Feature Articles

Welcome to the Windows Store!

Windows Store - Trial Apps & App Management

7-day Try Before You Buy

One of the key advantages the Windows Store has over other app stores is that it allows for trial apps. But not all paid apps allow for trials - it's up to developers. Trials apps are easily distinguished from the rest: there will be a 'Try' button next to 'Buy'. You're free to try an app for seven days, after which, you will be prompted to buy the app to continue using it. Of course, you can upgrade before the 7-day period is up - just go back to the app page in the Store and click on the Buy button. Alternatively, you may find the Buy option when you bring up the Settings Charm in the app.

With Windows Store, many apps offer seven day trial periods, letting you try an app before buying it.

On some apps, you can find the Buy option via the Settings Charm.

Compared to the Google Play store, which gives you 15 minutes to get a refund, and the iOS and Mac App Stores, which has no refund policy, the availability of trial apps is a major plus point for Windows Store. Paid apps on the Windows Store can range from a minimum (as set by Microsoft) of US$1.49 up to a maximum of US$999.99 (although we haven't seen one of that price yet). The US$1.49 lowest price point also means that there won't be US$0.99 apps in the Windows Store, unlike Google's and Apple's app stores. But like these other app stores, Windows Store apps may also offer in-app purchases (that is, products and features that a user can buy from within the app). For every app sold, Microsoft takes a 30% cut until the app reaches US$25,000 in sales; after which Microsoft will take a 20% cut.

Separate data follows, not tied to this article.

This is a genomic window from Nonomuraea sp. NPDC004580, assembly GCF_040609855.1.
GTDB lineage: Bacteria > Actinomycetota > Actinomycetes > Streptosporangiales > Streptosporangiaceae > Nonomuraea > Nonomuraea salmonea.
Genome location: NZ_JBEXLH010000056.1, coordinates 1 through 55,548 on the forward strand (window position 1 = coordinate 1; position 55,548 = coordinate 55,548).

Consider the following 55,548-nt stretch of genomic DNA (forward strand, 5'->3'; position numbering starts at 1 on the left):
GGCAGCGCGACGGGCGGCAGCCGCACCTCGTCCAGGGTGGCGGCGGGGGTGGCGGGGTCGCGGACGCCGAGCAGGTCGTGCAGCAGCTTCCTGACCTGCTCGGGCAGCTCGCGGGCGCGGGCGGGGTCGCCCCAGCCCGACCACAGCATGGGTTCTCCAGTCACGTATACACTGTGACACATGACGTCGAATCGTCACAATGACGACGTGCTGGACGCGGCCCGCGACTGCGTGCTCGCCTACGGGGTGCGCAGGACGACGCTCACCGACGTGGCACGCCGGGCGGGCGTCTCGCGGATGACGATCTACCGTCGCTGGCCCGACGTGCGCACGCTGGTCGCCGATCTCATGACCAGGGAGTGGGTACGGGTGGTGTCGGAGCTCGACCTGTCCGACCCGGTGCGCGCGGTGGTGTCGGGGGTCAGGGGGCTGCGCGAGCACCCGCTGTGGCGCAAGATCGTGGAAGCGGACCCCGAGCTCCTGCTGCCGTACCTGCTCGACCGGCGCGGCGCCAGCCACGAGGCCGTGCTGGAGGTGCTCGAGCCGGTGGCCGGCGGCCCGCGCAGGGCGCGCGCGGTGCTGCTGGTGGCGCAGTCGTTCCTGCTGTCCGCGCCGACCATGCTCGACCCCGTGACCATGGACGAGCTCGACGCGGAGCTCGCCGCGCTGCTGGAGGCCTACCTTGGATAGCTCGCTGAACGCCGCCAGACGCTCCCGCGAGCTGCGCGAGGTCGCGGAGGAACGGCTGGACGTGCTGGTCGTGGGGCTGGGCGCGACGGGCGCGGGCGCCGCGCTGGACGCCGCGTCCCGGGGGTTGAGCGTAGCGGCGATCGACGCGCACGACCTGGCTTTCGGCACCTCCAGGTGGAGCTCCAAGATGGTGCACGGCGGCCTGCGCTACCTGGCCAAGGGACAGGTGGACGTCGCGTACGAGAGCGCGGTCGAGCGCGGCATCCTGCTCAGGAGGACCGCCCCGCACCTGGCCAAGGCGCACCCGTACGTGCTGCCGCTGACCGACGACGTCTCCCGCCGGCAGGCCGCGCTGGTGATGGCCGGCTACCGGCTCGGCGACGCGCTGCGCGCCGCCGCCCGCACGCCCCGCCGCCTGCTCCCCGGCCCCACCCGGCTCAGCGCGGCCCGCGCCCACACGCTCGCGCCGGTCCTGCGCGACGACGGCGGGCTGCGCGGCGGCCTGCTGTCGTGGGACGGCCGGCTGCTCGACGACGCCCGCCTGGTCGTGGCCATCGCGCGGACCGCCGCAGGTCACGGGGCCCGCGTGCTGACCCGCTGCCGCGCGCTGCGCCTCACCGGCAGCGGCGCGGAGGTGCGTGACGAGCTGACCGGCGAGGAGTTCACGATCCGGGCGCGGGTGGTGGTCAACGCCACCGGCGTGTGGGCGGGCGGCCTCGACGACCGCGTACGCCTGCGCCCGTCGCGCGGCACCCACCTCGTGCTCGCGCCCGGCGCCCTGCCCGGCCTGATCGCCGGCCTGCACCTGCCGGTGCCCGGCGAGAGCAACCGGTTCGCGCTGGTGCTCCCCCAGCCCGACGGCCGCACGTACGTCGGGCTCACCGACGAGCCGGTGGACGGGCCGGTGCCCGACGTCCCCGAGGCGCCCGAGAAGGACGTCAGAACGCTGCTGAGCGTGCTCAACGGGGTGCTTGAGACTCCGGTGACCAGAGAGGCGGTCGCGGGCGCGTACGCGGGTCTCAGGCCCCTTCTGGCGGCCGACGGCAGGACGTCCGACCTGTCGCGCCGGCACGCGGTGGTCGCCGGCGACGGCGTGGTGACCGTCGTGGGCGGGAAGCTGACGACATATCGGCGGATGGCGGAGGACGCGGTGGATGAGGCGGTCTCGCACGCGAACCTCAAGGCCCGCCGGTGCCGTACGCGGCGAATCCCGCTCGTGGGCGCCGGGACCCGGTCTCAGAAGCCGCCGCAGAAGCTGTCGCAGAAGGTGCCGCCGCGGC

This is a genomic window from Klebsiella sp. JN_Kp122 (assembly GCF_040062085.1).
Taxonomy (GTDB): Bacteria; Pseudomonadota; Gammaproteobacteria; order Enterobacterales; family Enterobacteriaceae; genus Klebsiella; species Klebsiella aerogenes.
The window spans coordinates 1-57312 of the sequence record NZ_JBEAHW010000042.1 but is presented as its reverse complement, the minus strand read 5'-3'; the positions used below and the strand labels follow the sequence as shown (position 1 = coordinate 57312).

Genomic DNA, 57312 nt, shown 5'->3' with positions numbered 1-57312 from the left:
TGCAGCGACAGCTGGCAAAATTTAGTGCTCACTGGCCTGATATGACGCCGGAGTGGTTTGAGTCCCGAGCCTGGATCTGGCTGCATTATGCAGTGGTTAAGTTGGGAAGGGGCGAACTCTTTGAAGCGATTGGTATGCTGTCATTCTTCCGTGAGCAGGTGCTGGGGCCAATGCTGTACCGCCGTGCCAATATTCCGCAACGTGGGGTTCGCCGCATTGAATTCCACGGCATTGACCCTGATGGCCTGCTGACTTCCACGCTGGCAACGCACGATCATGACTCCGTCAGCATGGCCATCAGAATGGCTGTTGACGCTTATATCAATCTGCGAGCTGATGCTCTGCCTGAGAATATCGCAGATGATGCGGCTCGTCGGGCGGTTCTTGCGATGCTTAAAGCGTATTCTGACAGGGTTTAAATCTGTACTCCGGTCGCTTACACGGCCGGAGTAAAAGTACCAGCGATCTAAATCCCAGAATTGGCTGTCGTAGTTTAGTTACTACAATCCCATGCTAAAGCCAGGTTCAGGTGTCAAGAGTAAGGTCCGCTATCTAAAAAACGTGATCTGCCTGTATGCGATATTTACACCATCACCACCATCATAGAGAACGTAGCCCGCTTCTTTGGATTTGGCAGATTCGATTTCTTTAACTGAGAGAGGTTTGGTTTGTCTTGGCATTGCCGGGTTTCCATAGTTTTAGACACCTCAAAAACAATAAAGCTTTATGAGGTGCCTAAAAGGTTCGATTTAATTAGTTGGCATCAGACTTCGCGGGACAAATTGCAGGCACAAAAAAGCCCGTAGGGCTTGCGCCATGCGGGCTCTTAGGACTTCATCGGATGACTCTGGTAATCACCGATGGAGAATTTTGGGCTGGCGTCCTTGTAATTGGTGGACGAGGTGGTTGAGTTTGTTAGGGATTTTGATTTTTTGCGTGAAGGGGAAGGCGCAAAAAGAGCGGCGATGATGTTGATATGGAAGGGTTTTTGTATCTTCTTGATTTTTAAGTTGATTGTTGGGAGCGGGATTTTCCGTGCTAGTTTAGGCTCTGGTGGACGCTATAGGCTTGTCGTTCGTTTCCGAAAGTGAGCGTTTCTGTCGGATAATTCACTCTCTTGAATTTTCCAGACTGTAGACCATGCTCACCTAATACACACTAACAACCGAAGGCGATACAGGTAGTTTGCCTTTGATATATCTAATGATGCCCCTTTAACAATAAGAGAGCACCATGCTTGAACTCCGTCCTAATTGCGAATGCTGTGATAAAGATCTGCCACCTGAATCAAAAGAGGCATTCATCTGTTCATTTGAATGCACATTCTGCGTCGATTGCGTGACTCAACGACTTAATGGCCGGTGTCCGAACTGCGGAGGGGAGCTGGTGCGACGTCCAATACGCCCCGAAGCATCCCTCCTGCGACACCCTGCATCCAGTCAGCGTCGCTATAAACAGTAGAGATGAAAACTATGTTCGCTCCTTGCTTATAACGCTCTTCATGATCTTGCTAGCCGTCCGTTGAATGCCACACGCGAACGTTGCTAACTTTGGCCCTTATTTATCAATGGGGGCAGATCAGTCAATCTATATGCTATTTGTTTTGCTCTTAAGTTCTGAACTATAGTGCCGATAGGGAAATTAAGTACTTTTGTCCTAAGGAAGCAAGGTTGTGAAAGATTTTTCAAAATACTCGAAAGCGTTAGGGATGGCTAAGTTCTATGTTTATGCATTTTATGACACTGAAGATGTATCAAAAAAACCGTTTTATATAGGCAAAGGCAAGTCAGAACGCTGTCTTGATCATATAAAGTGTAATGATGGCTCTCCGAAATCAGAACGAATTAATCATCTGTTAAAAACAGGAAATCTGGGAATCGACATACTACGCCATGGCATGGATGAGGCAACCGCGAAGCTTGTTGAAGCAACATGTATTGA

This EMR Surface clinical documentation app from Pariscribe is the most expensive app we can find on the Windows Store so far. It costs US$499.99.

Desktop Apps in Windows Store

The advantage of Intel/AMD-based Windows 8 devices is that they can also use traditional desktop-based x86/64 apps (remember, ARM-based Windows RT devices will only run Modern-style apps). While you can pin a desktop app tile on the Start screen and launch it from there, it will actually open on your desktop like a regular program. Interestingly, you can find desktop apps on the Windows Store as well. However, if you want to install one of these apps, rather than a direct download like the other Modern-style apps, Windows Store will instead direct you to the publisher's website to download or buy it. A prime example is Microsoft's very own Office 2010. You can find it on the Windows Store, but to buy it, you've got to follow a link that brings you to the Office 2010 purchase page in Internet Explorer.

A desktop app tile in an app listing is styled slightly differently from a Modern-style app. For one, you don't see the price; in its place are the words 'Desktop app'.

Same as a Modern-style app, overview, details, and user reviews sections of a desktop app are present - but there's no direct install or buy button. Instead, there will be a link that brings you to the publisher's website on Internet Explorer.

Managing Your Apps